The perils of presidential sound-bites
By Peter Feaver I have not done the systematic analysis (though I am sure some professor has done it somewhere), but my hunch is that most critics (and perhaps most Americans) conjure up some of the following sound-bites when asked for a bumper-sticker quotation on "Bush foreign policy" (in parentheses are the number of Google ...
By Peter Feaver
By Peter Feaver
I have not done the systematic analysis (though I am sure some professor has done it somewhere), but my hunch is that most critics (and perhaps most Americans) conjure up some of the following sound-bites when asked for a bumper-sticker quotation on "Bush foreign policy" (in parentheses are the number of Google hits you get if you search for this phrase and "Bush"):
"Bring it on" (548,000)
"Mission accomplished" (964,000)
"Old Europe" (743,000)
"Axis of evil" (1,050,000)
"looking into Putin’s soul" (1,090,000, if you Google "Bush" "soul" and
I haven’t checked every listing, but my bet would be that almost all of the references to those sound-bites are negative — that is, the sound-bite is invoked to criticize Bush foreign policy, not to defend or explain it. I would venture still one more bet: many of those references would describe the sound-bite as a habitual phrasing, as if it were an emblematic and symptomatic theme of Presidential messaging.
Here is the thing. So far as I can tell (and I am sure someone from the nutroots will do the research to disprove me), President Bush said "bring it on" and "looked into his soul" each once, in separate off-the-cuff remarks in response to a question. President Bush never said "mission accomplished" in the "Mission Accomplished" speech, although it was on one of the backdrops. Once. I don’t think Bush ever said "Old Europe," though Rumsfeld did, I think once but maybe a few times. Bush did say "axis of evil" once in a formal presidential speech, but if it ever was a staple of presidential rhetoric it was long gone by the second term.
Even if a dogged Googler can find one or two other instances where Bush or a senior presidential spokesperson uttered those words, I stand by my central point: these sound-bites came to define Bush foreign policy not through their repeated use by Bush people, but rather by their repeated use by anti-Bush people. And those sound-bites were highly corrosive of public understanding and support for Bush foreign policy. They allowed critics to substitute a caricature for the real policy, with predictable results.
Which brings me to the Obama Administration. It is early days yet, of course, and so I do not expect we have yet heard the sound-bite caricatures that could one day come to "define" Obama foreign policy. The late-night comics who are the brand entrepreneurs in this business are still treating the Obama administration with kid gloves. The closest that we have heard is Vice President Biden’s "international crisis test," (87,000 google hits for "Biden" and "international crisis" and "Obama") which I guesstimate is invoked by Obama critics more than Obama defenders at a rough ratio of 8:1.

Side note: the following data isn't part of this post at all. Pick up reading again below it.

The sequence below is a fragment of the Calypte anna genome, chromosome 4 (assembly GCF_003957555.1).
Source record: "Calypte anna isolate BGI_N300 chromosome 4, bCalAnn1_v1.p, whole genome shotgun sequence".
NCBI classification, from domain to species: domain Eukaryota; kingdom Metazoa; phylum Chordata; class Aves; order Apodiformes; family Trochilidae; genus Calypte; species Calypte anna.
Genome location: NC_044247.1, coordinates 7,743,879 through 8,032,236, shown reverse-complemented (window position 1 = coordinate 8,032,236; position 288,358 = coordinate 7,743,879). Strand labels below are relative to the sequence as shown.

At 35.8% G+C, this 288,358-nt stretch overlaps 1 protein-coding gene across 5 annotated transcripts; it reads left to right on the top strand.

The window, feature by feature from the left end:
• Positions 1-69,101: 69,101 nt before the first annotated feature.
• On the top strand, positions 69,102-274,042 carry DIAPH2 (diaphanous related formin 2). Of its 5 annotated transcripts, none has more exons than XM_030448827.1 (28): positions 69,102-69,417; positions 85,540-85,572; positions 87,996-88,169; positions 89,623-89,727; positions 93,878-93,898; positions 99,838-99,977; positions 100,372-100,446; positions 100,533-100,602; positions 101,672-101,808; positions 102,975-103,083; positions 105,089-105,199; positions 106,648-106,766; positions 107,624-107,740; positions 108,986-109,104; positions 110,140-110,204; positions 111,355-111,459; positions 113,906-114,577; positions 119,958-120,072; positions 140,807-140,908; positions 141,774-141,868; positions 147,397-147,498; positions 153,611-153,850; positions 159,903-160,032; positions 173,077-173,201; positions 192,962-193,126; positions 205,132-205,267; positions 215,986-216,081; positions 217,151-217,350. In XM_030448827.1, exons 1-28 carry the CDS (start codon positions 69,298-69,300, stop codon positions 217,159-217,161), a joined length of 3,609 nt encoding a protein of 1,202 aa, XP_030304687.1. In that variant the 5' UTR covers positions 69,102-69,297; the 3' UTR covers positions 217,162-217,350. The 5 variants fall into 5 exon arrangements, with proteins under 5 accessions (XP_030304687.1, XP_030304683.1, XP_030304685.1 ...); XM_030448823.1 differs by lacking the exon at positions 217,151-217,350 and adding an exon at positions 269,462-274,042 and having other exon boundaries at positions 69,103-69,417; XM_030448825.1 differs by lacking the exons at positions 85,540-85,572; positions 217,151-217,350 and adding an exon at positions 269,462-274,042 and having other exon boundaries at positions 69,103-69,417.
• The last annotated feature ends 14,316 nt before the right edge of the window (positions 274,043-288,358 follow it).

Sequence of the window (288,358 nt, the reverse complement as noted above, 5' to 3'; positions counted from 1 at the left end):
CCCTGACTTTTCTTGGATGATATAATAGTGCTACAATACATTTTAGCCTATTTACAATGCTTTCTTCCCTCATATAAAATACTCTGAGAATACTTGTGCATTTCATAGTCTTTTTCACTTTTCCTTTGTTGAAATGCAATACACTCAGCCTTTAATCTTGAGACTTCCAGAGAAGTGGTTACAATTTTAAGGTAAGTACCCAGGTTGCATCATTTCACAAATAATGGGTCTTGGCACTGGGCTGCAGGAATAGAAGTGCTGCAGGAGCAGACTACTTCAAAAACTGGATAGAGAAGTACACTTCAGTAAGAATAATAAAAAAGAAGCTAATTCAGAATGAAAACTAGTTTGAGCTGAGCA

Perhaps Obama will be so careful as to never utter anything lampoonable, but given his high exposure it is likely there will be untoward off-the-cuff remarks (for instance, check out his humorous jab at Jessica Simpson at the end of this Lauer interview — a harmless nudge that doubtless made his press handlers cringe).
There is probably a higher likelihood that the media environment will always be so skewed in his favor that he will never run afoul of this sort of problem as Bush did. But if he ever does fall behind his critics in the sound-bite arms race, he may find that it is a very hard to make up ground. Even if you, as president, never say it again, if your critics are repeating it endlessly, you can’t shake the association.
Peter D. Feaver is a professor of political science and public policy at Duke University, where he directs the Program in American Grand Strategy.
More from Foreign Policy
Can Russia Get Used to Being China’s Little Brother?
The power dynamic between Beijing and Moscow has switched dramatically.
Xi and Putin Have the Most Consequential Undeclared Alliance in the World
It’s become more important than Washington’s official alliances today.
It’s a New Great Game. Again.
Across Central Asia, Russia’s brand is tainted by Ukraine, China’s got challenges, and Washington senses another opening.
Iraqi Kurdistan’s House of Cards Is Collapsing
The region once seemed a bright spot in the disorder unleashed by U.S. regime change. Today, things look bleak.